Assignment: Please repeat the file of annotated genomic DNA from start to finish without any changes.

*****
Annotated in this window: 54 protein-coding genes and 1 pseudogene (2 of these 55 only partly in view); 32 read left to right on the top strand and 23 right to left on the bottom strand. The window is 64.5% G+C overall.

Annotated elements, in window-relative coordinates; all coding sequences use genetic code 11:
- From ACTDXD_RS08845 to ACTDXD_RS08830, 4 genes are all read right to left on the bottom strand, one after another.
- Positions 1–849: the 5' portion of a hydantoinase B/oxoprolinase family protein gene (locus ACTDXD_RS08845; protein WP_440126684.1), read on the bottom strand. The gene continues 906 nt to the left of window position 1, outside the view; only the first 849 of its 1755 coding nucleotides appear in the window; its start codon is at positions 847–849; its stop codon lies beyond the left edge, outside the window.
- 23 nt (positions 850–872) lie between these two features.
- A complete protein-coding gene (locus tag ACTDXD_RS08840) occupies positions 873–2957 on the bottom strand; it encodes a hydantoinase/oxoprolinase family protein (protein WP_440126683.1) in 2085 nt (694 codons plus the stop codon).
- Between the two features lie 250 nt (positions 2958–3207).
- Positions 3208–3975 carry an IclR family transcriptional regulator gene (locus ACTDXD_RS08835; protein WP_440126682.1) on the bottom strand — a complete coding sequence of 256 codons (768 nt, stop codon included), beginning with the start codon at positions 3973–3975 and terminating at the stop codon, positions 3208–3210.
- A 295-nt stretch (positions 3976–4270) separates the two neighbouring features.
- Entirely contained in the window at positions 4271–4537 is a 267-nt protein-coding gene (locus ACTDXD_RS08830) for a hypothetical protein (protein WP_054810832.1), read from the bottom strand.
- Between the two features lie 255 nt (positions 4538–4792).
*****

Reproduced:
Annotated in this window: 54 protein-coding genes and 1 pseudogene (2 of these 55 only partly in view); 32 read left to right on the top strand and 23 right to left on the bottom strand. The window is 64.5% G+C overall.

Annotated elements, in window-relative coordinates; all coding sequences use genetic code 11:
- From ACTDXD_RS08845 to ACTDXD_RS08830, 4 genes are all read right to left on the bottom strand, one after another.
- Positions 1–849: the 5' portion of a hydantoinase B/oxoprolinase family protein gene (locus ACTDXD_RS08845; protein WP_440126684.1), read on the bottom strand. The gene continues 906 nt to the left of window position 1, outside the view; only the first 849 of its 1755 coding nucleotides appear in the window; its start codon is at positions 847–849; its stop codon lies beyond the left edge, outside the window.
- 23 nt (positions 850–872) lie between these two features.
- A complete protein-coding gene (locus tag ACTDXD_RS08840) occupies positions 873–2957 on the bottom strand; it encodes a hydantoinase/oxoprolinase family protein (protein WP_440126683.1) in 2085 nt (694 codons plus the stop codon).
- Between the two features lie 250 nt (positions 2958–3207).
- Positions 3208–3975 carry an IclR family transcriptional regulator gene (locus ACTDXD_RS08835; protein WP_440126682.1) on the bottom strand — a complete coding sequence of 256 codons (768 nt, stop codon included), beginning with the start codon at positions 3973–3975 and terminating at the stop codon, positions 3208–3210.
- A 295-nt stretch (positions 3976–4270) separates the two neighbouring features.
- Entirely contained in the window at positions 4271–4537 is a 267-nt protein-coding gene (locus ACTDXD_RS08830) for a hypothetical protein (protein WP_054810832.1), read from the bottom strand.
- Between the two features lie 255 nt (positions 4538–4792).